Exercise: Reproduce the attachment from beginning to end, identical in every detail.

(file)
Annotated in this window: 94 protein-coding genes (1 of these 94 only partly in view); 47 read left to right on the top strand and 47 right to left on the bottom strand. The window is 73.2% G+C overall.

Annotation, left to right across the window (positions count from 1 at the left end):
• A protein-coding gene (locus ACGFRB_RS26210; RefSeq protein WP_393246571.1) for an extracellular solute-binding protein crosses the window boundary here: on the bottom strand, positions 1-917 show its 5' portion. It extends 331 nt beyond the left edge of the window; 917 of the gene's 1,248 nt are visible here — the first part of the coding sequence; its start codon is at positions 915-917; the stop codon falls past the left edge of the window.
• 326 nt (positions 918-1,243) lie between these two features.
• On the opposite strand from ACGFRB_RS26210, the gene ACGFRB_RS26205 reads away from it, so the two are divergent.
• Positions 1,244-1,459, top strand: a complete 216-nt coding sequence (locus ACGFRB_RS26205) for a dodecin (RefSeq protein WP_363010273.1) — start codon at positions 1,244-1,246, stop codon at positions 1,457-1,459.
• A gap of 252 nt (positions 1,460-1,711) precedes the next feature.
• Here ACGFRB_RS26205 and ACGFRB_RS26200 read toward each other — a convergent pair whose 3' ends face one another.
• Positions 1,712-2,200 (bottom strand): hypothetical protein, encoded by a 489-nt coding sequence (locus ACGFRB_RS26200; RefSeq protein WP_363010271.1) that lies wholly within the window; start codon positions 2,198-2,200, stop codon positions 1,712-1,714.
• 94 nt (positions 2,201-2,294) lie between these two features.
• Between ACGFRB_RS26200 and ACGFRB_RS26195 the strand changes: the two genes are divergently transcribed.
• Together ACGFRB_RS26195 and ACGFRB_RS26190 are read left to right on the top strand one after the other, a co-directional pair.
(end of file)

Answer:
Annotated in this window: 94 protein-coding genes (1 of these 94 only partly in view); 47 read left to right on the top strand and 47 right to left on the bottom strand. The window is 73.2% G+C overall.

Annotation, left to right across the window (positions count from 1 at the left end):
• A protein-coding gene (locus ACGFRB_RS26210; RefSeq protein WP_393246571.1) for an extracellular solute-binding protein crosses the window boundary here: on the bottom strand, positions 1-917 show its 5' portion. It extends 331 nt beyond the left edge of the window; 917 of the gene's 1,248 nt are visible here — the first part of the coding sequence; its start codon is at positions 915-917; the stop codon falls past the left edge of the window.
• 326 nt (positions 918-1,243) lie between these two features.
• On the opposite strand from ACGFRB_RS26210, the gene ACGFRB_RS26205 reads away from it, so the two are divergent.
• Positions 1,244-1,459, top strand: a complete 216-nt coding sequence (locus ACGFRB_RS26205) for a dodecin (RefSeq protein WP_363010273.1) — start codon at positions 1,244-1,246, stop codon at positions 1,457-1,459.
• A gap of 252 nt (positions 1,460-1,711) precedes the next feature.
• Here ACGFRB_RS26205 and ACGFRB_RS26200 read toward each other — a convergent pair whose 3' ends face one another.
• Positions 1,712-2,200 (bottom strand): hypothetical protein, encoded by a 489-nt coding sequence (locus ACGFRB_RS26200; RefSeq protein WP_363010271.1) that lies wholly within the window; start codon positions 2,198-2,200, stop codon positions 1,712-1,714.
• 94 nt (positions 2,201-2,294) lie between these two features.
• Between ACGFRB_RS26200 and ACGFRB_RS26195 the strand changes: the two genes are divergently transcribed.
• Together ACGFRB_RS26195 and ACGFRB_RS26190 are read left to right on the top strand one after the other, a co-directional pair.